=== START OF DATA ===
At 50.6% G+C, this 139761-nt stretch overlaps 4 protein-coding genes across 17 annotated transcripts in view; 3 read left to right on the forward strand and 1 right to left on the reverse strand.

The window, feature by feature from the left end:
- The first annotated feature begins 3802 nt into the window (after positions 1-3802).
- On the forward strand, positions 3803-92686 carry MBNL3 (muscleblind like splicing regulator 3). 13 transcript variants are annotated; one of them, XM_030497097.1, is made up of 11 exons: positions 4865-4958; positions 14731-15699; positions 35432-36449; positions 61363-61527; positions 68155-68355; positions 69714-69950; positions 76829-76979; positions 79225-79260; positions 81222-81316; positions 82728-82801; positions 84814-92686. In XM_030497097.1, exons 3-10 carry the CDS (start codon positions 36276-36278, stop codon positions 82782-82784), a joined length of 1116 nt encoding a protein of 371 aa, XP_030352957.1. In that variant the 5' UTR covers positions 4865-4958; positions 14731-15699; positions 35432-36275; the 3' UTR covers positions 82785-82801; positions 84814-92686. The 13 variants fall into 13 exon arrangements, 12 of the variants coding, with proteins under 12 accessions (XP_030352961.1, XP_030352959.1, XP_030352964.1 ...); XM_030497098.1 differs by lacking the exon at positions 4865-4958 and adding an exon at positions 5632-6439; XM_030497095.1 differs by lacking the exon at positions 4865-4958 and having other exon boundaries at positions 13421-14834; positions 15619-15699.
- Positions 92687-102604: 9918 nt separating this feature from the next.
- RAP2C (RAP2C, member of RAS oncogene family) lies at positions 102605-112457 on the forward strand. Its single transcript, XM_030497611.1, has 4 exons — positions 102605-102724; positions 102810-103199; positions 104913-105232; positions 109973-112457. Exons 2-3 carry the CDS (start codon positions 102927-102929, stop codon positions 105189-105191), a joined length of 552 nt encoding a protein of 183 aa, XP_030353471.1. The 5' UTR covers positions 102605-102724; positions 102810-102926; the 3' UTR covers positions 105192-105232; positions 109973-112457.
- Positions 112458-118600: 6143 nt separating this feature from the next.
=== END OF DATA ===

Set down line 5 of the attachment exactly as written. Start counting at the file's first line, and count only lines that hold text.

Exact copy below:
- Positions 92687-102604: 9918 nt separating this feature from the next.